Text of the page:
The new dispensation vis-a-vis Harare


By Dr Tafataona Mahoso

THE opposition MDC formations began to govern towns and cities in Zimbabwe in 2002.
By 2008, the opposition parties were so proud of their control of city and town councils that they even tried to characterise former President Robert Mugabe as ‘the President of rural poverty’ while the MDC-T leader, the late Morgan Tsvangirai, was called ‘president of progressive and prosperous cities’.
Yet in the run-up to the 2018 elections, Nelson Chamisa and his opposition alliance partners do not want at all to take any credit for the criminal misgovernance and disaster that have befallen Zimbabwe’s towns and cities.
Why is Chamisa not foregrounding the many years of opposition control of town and city councils as a proud record of the ‘good governance’ which opposition parties promised urban dwellers?
While it may be true that some of the problems of urban council management can be blamed on central Government and on the overall economy of Zimbabwe, the opposition cannot get away with refusal to take blame or credit for what has happened in those town and city councils.
For instance, former MDC Mayor of Harare Muchadeyi Masunda accused his party of electing to the Harare City Council councillors who were illiterate and semi-literate. The outgoing Mayor of Harare, Bernard Manyenyeni, has said the same about the current crop of MDC councillors!
But the question I am posing goes beyond the 2018 election politics.
Harare as Zimbabwe’s capital city is supposed to be the 21st Century embodiment of Zimbabwe’s sovereignty, African identity and Zimbabwean memory.
But African memory is modelled after the ubiquitous dariro (circle).
Politically speaking, it goes back to First and Second Chimurenga especially.
It radiates!
The guerillas, on arrival in Dande in the 1970s for instance, joined the dariro or circle of memory which at once integrates past, present and future.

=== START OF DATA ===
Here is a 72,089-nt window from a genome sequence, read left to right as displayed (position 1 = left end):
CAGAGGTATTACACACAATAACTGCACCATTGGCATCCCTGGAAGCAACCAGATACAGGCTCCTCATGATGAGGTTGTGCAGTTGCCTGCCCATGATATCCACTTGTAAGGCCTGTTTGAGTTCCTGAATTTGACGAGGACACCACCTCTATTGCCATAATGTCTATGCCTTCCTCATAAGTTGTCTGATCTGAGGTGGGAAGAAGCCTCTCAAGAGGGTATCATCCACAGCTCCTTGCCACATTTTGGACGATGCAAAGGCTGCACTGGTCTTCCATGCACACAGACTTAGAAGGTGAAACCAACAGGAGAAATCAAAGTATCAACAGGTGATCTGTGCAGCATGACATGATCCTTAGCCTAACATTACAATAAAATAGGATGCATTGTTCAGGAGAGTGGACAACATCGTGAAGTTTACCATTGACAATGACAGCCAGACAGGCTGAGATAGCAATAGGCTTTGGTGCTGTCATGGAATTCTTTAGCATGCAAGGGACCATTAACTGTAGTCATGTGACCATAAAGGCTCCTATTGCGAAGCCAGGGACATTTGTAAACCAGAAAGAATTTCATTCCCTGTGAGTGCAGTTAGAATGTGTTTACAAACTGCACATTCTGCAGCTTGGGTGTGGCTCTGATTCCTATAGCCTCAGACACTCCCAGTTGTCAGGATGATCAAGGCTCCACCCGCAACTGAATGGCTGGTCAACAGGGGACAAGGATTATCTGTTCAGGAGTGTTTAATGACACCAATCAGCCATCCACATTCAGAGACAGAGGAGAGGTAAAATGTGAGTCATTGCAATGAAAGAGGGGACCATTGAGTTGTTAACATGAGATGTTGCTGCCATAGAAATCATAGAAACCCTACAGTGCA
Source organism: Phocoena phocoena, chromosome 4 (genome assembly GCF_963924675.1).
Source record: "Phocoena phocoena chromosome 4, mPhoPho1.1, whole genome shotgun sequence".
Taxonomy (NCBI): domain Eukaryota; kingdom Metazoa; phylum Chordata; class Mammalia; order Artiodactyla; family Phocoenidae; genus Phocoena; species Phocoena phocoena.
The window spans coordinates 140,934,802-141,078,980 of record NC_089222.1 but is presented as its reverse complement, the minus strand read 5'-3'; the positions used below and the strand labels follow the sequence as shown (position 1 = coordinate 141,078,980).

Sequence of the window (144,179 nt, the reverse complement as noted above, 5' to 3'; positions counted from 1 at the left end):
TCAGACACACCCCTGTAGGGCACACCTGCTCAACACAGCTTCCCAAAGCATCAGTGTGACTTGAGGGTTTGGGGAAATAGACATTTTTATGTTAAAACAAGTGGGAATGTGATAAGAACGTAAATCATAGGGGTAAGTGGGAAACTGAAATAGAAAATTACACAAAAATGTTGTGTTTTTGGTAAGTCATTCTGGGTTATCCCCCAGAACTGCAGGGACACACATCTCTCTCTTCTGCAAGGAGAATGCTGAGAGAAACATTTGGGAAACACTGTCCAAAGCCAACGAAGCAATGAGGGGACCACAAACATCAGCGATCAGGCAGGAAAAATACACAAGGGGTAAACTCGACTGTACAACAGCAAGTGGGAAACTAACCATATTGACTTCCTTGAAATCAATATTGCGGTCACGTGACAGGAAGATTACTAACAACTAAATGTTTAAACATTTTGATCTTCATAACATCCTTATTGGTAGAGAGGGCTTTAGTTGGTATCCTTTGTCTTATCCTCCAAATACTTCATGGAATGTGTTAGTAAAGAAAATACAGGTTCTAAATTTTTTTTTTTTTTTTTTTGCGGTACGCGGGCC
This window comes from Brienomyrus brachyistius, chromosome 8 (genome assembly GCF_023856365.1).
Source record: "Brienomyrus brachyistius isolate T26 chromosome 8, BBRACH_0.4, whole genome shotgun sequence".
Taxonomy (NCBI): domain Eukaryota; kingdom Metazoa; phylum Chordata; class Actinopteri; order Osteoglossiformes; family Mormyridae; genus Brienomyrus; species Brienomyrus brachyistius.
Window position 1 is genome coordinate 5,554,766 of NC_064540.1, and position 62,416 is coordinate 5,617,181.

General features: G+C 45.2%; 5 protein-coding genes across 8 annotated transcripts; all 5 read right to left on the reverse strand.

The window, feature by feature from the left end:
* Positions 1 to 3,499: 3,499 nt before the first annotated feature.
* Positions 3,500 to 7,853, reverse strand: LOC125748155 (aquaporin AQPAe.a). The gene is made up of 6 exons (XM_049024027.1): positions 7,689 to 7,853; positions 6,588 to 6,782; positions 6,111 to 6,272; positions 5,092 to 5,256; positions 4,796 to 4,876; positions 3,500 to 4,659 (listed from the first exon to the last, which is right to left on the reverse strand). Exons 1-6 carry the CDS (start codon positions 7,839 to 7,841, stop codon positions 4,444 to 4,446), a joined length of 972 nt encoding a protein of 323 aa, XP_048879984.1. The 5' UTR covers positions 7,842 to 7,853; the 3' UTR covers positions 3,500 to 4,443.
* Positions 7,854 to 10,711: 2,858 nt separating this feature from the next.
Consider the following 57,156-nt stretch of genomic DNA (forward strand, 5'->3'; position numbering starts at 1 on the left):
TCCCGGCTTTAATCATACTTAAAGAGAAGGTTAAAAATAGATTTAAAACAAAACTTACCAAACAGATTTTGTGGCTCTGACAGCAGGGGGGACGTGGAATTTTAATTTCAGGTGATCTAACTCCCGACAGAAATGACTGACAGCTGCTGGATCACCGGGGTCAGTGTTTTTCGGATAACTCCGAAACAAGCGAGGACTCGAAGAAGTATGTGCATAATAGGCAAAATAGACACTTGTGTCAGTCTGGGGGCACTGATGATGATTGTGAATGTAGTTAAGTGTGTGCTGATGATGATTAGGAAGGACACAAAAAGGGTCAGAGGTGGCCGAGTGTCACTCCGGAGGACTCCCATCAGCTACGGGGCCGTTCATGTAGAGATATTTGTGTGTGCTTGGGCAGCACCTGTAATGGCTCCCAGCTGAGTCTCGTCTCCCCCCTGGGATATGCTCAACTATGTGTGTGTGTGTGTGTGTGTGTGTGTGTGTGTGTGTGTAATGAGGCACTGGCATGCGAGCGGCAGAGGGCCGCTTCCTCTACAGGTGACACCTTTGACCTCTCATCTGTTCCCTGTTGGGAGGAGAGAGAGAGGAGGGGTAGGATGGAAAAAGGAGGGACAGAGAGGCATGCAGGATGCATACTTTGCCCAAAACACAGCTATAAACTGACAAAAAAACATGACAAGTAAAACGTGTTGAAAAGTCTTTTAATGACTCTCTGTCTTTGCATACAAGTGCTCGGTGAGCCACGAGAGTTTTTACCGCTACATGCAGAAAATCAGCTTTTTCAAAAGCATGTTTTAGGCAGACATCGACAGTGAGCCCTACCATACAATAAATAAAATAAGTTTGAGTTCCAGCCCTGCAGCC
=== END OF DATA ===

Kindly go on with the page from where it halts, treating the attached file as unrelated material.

The circle was adjusted creatively and the freedom fighters were defined in it as part of the royal lineage precisely because of their role in rescuing the three bases of memory and therefore helping to reconstruct the collective African memory of Zimbabwe against Rhodesia land theft and apartheid.
One of the bases to be reclaimed was the land, stolen, occupied and defiled by the settler.
He or she who reclaims the land and possesses it becomes royalty.
The second base was the African body surviving the white chattel plantations of slavery, the African body surviving the single-sex labour barracks and compounds of apartheid and WNLA (Wenera), the African figure now able to stand on its own ground after abolishing the Vagrancy Act and its no-trespassing signs.
The third base for this African memory was the African institution, that is the engine for creating relationships.
On arrival in Dande, the freedom fighters introduced the African institution which was going to reclaim and reconstruct lost institutions while also creating new ones. That one institution was the African liberation movement. That institution is still, to this day, the target of the whiteman’s ongoing onslaught on Zimbabwe.
By restoring these first three bases, the freedom fighters deserved to be incorporated into the African circle of Dande as royalty.
Authour David Lan documented part of the restoration in his book Guns and Rain.
What surprised Lan was the native dynamism and contemporary flexibility of this African memory shown through the execution of the Second Chimurenga which brought about Zimbabwe’s independence in 1980.
In short, ‘Operation Restore Legacy’ succeeded in 2017 because the Zimbabwe Defence Forces (ZDF), as the successor to the liberation fighters, has nurtured its relationship with the community in the form of optimal civil-military relations and in the form of international peace-keeping missions within the United Nations (UN) systems.
But Harare does not show that it is the seat of the Government of Zimbabwe; the seat of the one institution transforming colonial space into autonomous African space.
In terms of this memory and identity, Harare fits the image of the typical post-colonial city in southern Africa as documented back in 1987 by consultants for the National Gallery of Zimbabwe who concluded that:
“In southern Africa, the impoverishment of the visual environment falls with a double blow.